The primary challenge for many businesses reopening amid the pandemic comes down to finances. After closing – or modifying – the company for months, there may not be much left in the marketing budget. Fortunately, Taps Media shares some cost-effective steps you can take to promote your brand, even in the economic downturn.
1. Don’t Discount the Value of Social Media
Hopefully, your business has already been using social media to keep in touch with consumers and staff amid pandemic closures. If not, now is the perfect time to implement social media marketing. Social media marketing, in fact, is crucial for reaching your target audience and offering services and updates in real-time. Social media marketing can also be virtually free – save for your personnel's time creating content and interacting with consumers.
2. Take Precautions with Telecommuting
Many businesses are finding that telecommuting is a lifesaver during the economic downturn. By allowing staff to continue working from home, you can save on overhead costs and reduce the risk of illness among workers. You might even find that your team is more productive when working remotely.
However, Work-from-Home Depot explains remote workers also need to follow online safety practices. For example, sharing work devices with their family members (especially kids) is a no-no. Further, remote teams should use antivirus software and ensure that their home Wi-Fi connection is encrypted. If your team handles customer information, these types of safety steps are doubly important.
If you need to hire more staff, managing your payroll effectively becomes critical. To simplify this process and eliminate errors, take advantage of payroll software. An effective payroll platform will allow you to pay your employees on the go, offer same-day direct deposit options, and automate your tax forms.
3. Reopen with Safety Measures in Place
Addressing customer and employee safety also requires changes to the way your business operates. Touch-free tech can go a long way toward stopping the spread of germs, from motion-detecting lights to faucets and soap dispensers. Automatic doors are another relatively inexpensive innovation that can help reduce germ and virus transmission.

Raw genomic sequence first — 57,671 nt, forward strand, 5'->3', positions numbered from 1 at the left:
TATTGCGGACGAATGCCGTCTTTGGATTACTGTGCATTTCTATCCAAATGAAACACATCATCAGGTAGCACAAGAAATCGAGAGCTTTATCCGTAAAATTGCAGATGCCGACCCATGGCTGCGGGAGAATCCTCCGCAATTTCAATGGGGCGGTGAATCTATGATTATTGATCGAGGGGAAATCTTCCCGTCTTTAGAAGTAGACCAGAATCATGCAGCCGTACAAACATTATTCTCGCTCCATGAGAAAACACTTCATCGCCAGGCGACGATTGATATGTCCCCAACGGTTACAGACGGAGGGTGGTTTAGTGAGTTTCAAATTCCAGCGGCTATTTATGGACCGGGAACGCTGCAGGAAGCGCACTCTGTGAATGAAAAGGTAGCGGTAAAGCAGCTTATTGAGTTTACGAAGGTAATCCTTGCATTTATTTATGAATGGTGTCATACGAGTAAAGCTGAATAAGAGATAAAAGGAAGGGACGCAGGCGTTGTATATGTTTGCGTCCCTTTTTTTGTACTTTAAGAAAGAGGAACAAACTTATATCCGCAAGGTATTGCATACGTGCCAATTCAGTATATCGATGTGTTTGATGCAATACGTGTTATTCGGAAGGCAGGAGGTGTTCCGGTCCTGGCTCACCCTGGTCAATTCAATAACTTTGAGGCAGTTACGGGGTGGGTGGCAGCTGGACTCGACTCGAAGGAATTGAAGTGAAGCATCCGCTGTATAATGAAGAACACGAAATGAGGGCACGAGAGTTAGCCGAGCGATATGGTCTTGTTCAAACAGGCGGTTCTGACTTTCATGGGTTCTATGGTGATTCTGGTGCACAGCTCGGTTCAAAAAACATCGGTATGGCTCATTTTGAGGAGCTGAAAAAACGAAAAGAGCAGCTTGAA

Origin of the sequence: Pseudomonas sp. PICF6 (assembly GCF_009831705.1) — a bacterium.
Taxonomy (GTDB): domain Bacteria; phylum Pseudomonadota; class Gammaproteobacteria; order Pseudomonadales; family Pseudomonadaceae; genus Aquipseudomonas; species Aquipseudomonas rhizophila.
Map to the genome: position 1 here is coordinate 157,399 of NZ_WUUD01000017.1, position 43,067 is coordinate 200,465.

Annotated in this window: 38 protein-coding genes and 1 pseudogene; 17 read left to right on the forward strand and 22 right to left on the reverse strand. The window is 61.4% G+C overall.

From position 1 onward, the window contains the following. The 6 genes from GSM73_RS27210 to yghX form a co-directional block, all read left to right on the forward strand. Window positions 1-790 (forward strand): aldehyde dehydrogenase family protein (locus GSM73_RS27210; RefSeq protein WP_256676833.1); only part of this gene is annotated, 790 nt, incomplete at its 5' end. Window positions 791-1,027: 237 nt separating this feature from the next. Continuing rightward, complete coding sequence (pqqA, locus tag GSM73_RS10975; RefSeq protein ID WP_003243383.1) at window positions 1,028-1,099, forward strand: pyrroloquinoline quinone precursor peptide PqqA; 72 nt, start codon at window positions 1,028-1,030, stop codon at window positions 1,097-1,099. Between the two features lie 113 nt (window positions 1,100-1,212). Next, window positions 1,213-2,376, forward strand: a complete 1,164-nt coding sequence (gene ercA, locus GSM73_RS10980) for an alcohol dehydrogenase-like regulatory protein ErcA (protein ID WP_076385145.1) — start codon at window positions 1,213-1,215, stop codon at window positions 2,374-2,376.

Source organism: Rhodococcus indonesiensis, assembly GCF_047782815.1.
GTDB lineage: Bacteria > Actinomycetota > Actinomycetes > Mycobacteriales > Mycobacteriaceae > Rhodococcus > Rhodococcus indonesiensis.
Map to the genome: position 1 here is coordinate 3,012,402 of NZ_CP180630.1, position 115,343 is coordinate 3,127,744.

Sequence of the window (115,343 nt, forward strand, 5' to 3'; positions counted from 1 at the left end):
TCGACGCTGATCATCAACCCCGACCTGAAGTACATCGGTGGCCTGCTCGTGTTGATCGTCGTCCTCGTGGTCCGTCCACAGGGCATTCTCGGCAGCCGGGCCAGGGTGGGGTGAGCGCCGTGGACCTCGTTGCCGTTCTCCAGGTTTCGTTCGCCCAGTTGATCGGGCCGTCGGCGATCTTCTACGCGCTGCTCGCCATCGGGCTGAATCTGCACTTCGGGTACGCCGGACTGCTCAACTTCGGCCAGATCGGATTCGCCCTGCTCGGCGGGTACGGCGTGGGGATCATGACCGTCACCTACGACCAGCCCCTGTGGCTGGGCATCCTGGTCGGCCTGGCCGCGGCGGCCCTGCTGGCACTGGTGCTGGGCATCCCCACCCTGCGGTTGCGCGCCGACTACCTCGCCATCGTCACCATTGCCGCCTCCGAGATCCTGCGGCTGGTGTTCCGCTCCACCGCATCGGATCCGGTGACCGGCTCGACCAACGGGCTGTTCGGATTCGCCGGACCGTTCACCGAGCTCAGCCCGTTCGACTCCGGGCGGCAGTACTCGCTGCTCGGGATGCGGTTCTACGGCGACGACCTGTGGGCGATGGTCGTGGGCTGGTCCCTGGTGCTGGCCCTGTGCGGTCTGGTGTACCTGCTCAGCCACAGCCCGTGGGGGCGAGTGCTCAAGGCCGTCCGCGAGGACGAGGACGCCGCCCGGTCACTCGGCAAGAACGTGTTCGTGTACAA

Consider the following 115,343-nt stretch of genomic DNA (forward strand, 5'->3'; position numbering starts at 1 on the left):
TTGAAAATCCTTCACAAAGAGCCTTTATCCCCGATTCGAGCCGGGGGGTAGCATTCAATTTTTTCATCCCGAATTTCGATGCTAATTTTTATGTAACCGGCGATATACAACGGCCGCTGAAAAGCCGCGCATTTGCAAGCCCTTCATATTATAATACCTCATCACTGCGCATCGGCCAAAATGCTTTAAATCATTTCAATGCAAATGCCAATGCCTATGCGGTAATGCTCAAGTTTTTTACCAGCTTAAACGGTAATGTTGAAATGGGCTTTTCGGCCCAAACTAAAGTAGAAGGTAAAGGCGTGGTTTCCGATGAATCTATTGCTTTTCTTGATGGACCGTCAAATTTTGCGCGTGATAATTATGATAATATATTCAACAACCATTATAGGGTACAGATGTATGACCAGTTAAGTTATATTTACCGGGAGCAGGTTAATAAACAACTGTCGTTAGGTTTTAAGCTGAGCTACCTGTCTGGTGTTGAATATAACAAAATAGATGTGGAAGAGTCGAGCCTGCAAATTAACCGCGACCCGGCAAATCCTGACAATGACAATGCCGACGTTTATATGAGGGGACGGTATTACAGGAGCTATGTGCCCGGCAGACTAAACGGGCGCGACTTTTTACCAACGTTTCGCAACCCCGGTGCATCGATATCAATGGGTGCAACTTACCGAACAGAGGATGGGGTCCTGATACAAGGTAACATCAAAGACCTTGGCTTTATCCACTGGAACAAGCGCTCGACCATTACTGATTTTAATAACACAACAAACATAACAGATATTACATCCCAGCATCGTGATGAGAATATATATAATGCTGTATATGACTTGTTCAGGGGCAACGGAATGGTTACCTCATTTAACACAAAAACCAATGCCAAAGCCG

4. Give Customers What They Want
After seeing the potential for community transmission of COVID-19, many consumers are wary of visiting businesses in person. While employing specific safety measures can help with the in-store experience, the fact remains that people seem to prefer online shopping.
In fact, many consumers are willing to pay more to order an item online rather than pick it up in-store. For retail businesses, this could mean a move to eCommerce would be prudent. If you’re in the restaurant business, continuing with curbside pickup – or investing in a branded app – could create a bigger boon for business.
Delivery app activity has risen astronomically. More people are relying on delivery or curbside pickup than ever before. If your business can pivot to accommodate, you could see a significant increase in profits.
5. Be Careful with Marketing Messages
One completely free way to preserve your brand’s reputation (and customer base) is by avoiding offensive or inflammatory marketing messages. Showing compassion and skipping “pandemic deals” is one way to ensure you don’t alienate your shoppers. Even email marketing can make or break your efforts – particularly sales-y or mass-marketing messages are not ideal.
Also, take steps to connect on a personal level and build relationships, rather than sending generic, mass marketing emails. Especially in the current political climate, your advertising could either hurt or help your business’s recovery. At this point, you may want to hire a writer to ensure your message is clear, impactful, and engaging. You may also want to hire Taps Media to produce high-quality video so you can engage with your customers and showcase your products and services.
Sticking with a budget can be tough when facing significant changes to your company model. But with these cost-effective approaches to reopening, you can make the most of your post-shutdown business revival. All it takes is knowing what not to do – and how to implement the changes your customers want to see.
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Article written by Cameron Ward